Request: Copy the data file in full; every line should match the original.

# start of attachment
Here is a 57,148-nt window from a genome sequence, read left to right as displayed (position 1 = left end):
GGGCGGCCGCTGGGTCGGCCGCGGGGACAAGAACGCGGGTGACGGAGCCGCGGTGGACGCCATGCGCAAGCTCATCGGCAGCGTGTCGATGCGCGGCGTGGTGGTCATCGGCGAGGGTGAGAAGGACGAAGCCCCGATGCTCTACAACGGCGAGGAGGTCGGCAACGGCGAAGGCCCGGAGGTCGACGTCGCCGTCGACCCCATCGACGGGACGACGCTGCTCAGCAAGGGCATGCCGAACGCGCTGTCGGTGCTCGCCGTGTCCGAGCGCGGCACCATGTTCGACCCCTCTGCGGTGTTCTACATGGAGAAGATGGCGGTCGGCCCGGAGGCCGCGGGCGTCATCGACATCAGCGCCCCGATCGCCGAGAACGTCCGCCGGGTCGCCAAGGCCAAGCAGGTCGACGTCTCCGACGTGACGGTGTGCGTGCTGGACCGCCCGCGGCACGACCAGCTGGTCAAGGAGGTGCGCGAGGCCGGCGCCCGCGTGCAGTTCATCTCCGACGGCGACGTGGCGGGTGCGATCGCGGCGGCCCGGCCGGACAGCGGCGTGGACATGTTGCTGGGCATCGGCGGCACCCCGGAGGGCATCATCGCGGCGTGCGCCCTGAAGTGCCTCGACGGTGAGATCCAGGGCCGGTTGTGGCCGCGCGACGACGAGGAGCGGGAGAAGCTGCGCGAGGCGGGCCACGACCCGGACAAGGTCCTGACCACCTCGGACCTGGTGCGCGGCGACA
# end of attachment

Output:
Here is a 57,148-nt window from a genome sequence, read left to right as displayed (position 1 = left end):
GGGCGGCCGCTGGGTCGGCCGCGGGGACAAGAACGCGGGTGACGGAGCCGCGGTGGACGCCATGCGCAAGCTCATCGGCAGCGTGTCGATGCGCGGCGTGGTGGTCATCGGCGAGGGTGAGAAGGACGAAGCCCCGATGCTCTACAACGGCGAGGAGGTCGGCAACGGCGAAGGCCCGGAGGTCGACGTCGCCGTCGACCCCATCGACGGGACGACGCTGCTCAGCAAGGGCATGCCGAACGCGCTGTCGGTGCTCGCCGTGTCCGAGCGCGGCACCATGTTCGACCCCTCTGCGGTGTTCTACATGGAGAAGATGGCGGTCGGCCCGGAGGCCGCGGGCGTCATCGACATCAGCGCCCCGATCGCCGAGAACGTCCGCCGGGTCGCCAAGGCCAAGCAGGTCGACGTCTCCGACGTGACGGTGTGCGTGCTGGACCGCCCGCGGCACGACCAGCTGGTCAAGGAGGTGCGCGAGGCCGGCGCCCGCGTGCAGTTCATCTCCGACGGCGACGTGGCGGGTGCGATCGCGGCGGCCCGGCCGGACAGCGGCGTGGACATGTTGCTGGGCATCGGCGGCACCCCGGAGGGCATCATCGCGGCGTGCGCCCTGAAGTGCCTCGACGGTGAGATCCAGGGCCGGTTGTGGCCGCGCGACGACGAGGAGCGGGAGAAGCTGCGCGAGGCGGGCCACGACCCGGACAAGGTCCTGACCACCTCGGACCTGGTGCGCGGCGACA